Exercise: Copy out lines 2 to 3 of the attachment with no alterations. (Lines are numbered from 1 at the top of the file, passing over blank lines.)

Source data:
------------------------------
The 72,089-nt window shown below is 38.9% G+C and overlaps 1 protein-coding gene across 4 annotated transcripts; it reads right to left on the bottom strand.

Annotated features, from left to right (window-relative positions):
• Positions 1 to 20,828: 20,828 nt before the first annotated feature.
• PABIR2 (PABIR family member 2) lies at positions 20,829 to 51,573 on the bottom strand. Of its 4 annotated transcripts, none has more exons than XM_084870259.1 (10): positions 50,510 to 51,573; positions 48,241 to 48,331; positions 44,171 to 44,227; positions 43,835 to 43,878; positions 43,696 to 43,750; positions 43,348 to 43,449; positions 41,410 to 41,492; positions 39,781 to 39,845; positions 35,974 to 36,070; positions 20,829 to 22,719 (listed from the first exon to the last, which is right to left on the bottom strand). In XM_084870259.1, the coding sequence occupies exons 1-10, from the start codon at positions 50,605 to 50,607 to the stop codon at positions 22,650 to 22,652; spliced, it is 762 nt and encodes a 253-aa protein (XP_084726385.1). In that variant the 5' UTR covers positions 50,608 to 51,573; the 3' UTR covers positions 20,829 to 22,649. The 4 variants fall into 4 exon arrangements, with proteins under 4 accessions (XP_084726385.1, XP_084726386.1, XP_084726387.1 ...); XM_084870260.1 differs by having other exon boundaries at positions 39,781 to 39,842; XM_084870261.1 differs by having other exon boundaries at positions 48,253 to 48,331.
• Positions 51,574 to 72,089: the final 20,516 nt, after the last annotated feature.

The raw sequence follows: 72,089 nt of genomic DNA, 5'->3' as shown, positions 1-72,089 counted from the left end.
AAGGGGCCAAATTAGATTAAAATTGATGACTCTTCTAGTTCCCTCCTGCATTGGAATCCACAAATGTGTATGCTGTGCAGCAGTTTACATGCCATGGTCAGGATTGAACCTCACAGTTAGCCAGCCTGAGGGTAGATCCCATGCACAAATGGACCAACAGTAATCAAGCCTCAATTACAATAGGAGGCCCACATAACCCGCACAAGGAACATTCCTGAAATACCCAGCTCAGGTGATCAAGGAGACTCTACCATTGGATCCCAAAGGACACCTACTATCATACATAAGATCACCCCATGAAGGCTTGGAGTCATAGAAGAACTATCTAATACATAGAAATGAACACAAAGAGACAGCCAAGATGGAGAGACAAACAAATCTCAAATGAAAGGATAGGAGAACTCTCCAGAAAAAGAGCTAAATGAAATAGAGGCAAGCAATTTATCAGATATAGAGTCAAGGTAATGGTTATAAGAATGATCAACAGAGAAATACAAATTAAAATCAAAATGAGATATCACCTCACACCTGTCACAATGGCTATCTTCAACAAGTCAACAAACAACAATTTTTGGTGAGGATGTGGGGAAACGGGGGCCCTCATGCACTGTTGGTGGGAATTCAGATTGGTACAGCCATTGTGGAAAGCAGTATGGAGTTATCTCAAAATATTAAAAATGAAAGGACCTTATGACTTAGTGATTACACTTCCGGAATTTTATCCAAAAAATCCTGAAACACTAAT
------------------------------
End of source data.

Annotated features, from left to right (window-relative positions):
• Positions 1 to 20,828: 20,828 nt before the first annotated feature.